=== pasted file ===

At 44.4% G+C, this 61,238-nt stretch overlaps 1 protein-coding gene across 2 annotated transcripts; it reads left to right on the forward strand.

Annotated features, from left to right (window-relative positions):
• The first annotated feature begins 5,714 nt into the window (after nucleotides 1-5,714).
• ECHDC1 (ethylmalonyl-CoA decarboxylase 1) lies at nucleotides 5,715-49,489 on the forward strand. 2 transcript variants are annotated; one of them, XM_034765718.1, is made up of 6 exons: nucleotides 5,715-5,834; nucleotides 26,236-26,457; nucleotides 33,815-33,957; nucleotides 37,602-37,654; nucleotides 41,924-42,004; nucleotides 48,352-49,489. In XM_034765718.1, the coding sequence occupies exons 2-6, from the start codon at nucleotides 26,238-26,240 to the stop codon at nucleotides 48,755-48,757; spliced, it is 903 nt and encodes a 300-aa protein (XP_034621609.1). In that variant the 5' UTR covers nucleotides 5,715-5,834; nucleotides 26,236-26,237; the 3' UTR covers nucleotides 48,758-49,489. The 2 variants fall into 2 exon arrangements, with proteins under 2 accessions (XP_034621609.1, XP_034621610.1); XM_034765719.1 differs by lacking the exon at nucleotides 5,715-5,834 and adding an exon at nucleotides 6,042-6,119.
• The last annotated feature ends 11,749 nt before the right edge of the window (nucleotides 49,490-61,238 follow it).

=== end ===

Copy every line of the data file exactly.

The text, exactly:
At 44.4% G+C, this 61,238-nt stretch overlaps 1 protein-coding gene across 2 annotated transcripts; it reads left to right on the forward strand.

Annotated features, from left to right (window-relative positions):
• The first annotated feature begins 5,714 nt into the window (after nucleotides 1-5,714).
• ECHDC1 (ethylmalonyl-CoA decarboxylase 1) lies at nucleotides 5,715-49,489 on the forward strand. 2 transcript variants are annotated; one of them, XM_034765718.1, is made up of 6 exons: nucleotides 5,715-5,834; nucleotides 26,236-26,457; nucleotides 33,815-33,957; nucleotides 37,602-37,654; nucleotides 41,924-42,004; nucleotides 48,352-49,489. In XM_034765718.1, the coding sequence occupies exons 2-6, from the start codon at nucleotides 26,238-26,240 to the stop codon at nucleotides 48,755-48,757; spliced, it is 903 nt and encodes a 300-aa protein (XP_034621609.1). In that variant the 5' UTR covers nucleotides 5,715-5,834; nucleotides 26,236-26,237; the 3' UTR covers nucleotides 48,758-49,489. The 2 variants fall into 2 exon arrangements, with proteins under 2 accessions (XP_034621609.1, XP_034621610.1); XM_034765719.1 differs by lacking the exon at nucleotides 5,715-5,834 and adding an exon at nucleotides 6,042-6,119.
• The last annotated feature ends 11,749 nt before the right edge of the window (nucleotides 49,490-61,238 follow it).